Sunday, July 13, 2008

The Word Comes Down Upon Us.

1. We are endowed with a natural desire that goodness be rewarded and evil punished. But the environment we grow up in can shape our opinion and knowledge as to what exactly is good and what is not good. In other words, we may be ordered toward the good, but we must learn what the good is. For example, we must learn to say please and thank you as children. As young people we must learn how to control our desires so that they do not control us. We must study to gain knowledge and wisdom so that we can be productive citizens contributing to the common good of society.

2. It is similar in the spiritual life. The knowledge that God exists is rational and reasonable and normal. Such knowledge can only be removed with effort and only then when there is something else which we can put as a false god in place of the real one.

3. But even though our natural and normal inclination is to acknowledge God’s existence, knowing about God is a bit different. We must learn if we are to grow and develop and make good decisions instead of sinning. How great God is, in that He has revealed Himself to us given us the knowledge of what we can do to be like Him. The Good News is that God does indeed love us, and yearns for us to be like Him and to be with Him forever. But if we do not learn what is pleasing to God, an eternity in His presence will not be joyful for us, but rather a trial.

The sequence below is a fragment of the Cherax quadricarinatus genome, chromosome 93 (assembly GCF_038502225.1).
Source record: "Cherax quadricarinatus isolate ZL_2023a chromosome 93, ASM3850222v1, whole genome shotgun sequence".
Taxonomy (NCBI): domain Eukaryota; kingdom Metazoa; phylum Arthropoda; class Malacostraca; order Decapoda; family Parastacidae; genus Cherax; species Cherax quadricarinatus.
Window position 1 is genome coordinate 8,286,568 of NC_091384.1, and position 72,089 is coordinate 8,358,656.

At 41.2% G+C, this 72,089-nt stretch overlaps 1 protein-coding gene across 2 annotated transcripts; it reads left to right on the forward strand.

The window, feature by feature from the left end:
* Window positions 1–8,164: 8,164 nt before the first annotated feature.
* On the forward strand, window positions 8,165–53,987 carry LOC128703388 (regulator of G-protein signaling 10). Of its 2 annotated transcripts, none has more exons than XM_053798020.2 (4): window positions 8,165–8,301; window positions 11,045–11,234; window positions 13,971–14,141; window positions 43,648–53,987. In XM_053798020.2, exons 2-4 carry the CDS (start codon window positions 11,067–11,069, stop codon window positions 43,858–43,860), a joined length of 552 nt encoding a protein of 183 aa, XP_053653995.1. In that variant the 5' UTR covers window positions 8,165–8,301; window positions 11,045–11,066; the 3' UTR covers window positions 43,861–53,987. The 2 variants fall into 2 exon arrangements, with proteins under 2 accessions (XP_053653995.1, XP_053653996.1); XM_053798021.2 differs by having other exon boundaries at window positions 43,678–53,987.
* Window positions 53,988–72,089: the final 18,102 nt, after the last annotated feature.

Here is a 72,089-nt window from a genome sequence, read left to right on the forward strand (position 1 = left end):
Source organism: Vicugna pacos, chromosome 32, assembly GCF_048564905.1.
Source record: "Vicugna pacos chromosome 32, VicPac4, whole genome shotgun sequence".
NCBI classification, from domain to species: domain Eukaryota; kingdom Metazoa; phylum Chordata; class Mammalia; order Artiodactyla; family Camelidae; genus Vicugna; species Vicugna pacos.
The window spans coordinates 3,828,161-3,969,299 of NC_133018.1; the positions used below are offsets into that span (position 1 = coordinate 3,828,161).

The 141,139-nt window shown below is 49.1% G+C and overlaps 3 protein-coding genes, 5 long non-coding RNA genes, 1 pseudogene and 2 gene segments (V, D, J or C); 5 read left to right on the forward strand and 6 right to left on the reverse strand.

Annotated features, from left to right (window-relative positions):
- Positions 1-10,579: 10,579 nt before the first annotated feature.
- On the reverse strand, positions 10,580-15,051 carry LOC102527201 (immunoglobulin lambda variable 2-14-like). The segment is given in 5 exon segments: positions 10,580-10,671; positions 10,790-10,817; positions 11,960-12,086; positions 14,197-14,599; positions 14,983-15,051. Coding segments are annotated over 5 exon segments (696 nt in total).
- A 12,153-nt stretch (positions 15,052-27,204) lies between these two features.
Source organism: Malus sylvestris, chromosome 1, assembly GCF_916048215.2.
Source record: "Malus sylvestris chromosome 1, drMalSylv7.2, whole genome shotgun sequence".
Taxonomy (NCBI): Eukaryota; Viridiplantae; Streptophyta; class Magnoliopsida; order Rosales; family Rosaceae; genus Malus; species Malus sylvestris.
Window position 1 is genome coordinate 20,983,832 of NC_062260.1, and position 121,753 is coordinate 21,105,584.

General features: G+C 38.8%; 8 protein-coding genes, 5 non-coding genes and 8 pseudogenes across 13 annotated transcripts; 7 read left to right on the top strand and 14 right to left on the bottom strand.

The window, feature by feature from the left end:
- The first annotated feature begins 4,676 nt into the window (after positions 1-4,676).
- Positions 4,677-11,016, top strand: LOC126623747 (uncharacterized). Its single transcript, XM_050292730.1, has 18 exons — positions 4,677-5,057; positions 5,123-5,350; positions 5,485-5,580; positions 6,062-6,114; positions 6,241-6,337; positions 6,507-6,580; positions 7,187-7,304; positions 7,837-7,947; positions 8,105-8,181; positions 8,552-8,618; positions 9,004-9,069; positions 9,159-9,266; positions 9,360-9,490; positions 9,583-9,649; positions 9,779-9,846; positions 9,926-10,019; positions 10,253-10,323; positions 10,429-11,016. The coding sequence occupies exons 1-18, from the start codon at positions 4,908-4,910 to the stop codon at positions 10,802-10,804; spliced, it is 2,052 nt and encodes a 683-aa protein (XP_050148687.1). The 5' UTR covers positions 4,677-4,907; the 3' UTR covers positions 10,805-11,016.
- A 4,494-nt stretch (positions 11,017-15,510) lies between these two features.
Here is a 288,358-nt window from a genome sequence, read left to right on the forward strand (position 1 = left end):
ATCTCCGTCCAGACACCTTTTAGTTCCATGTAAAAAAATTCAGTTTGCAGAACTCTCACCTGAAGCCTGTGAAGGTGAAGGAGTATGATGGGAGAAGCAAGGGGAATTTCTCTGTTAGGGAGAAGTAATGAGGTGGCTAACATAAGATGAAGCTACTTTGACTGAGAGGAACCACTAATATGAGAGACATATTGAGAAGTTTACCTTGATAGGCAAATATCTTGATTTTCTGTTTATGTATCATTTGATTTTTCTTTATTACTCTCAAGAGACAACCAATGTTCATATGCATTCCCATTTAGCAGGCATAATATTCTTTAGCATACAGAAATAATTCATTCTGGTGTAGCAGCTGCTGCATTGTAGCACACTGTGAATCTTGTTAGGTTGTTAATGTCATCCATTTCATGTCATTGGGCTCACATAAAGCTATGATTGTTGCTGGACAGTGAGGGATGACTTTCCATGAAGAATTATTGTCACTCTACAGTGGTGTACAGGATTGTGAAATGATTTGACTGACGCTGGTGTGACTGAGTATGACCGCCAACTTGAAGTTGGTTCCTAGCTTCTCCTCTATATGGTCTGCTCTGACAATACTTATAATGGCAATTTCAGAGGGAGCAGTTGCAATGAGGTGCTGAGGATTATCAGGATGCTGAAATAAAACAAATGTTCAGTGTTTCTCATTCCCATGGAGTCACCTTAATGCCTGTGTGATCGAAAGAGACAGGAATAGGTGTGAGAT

4. But Jesus lists three things that impede us from receiving the Gospel in a way which will prove fruitful. These are the demons, the lack of roots, and worldly allurements.

5. The basic attitudes that modern people have regarding demons are denial, joking, and terror. Some deny the existence or effects of demons. Some think that they are cartoon characters to take lightly. Others are so afraid of them that they see them everywhere or as equal to God. Demons are a real threat to everyone. We should not take them lightly. So for example we should make every effort to avoid inviting them into our lives. A person does that by NOT getting involved in the occult - reading horoscopes, attending séances, going to psychic, playing with the o-board. Although demons try to harm us and can be very dangerous, they are not more powerful than Jesus. Our best response is to avoid them, but respect the danger they present.

6. The third impediment listed in the Gospel is worldly allurements- essentially the comforts of life. We are plagued by these, and so we do not produce the fruit which we should. We live in a society where most of our physical needs appear to be met. And if we work hard, we can reasonably expect to live in a degree of comfort that much of the rest of the world does not. We set our hearts on new shoes or new phones or new houses or new cars or new spouses or whatever. And many times these things are actually available to us. Material things are for the most part good. But they do not last. But even if they do not fall apart, we still want something else anyway. Saint Augustine said that he was so in love with the beautiful things of creation that he failed to look at the Creator, who is much better.

7. The way to escape being choked by things is to practice almsgiving and fasting. Almsgiving is what we give to the poor after we have already met our obligation to tithe (that is, to give a tenth to God). Almsgiving is meant to hurt just a little. Fasting- withholding from ourselves something good, will discipline the body and the passions which affect it. Saint Peter Chrysologous once preached “Prayer knocks, fasting obtains, mercy receives”.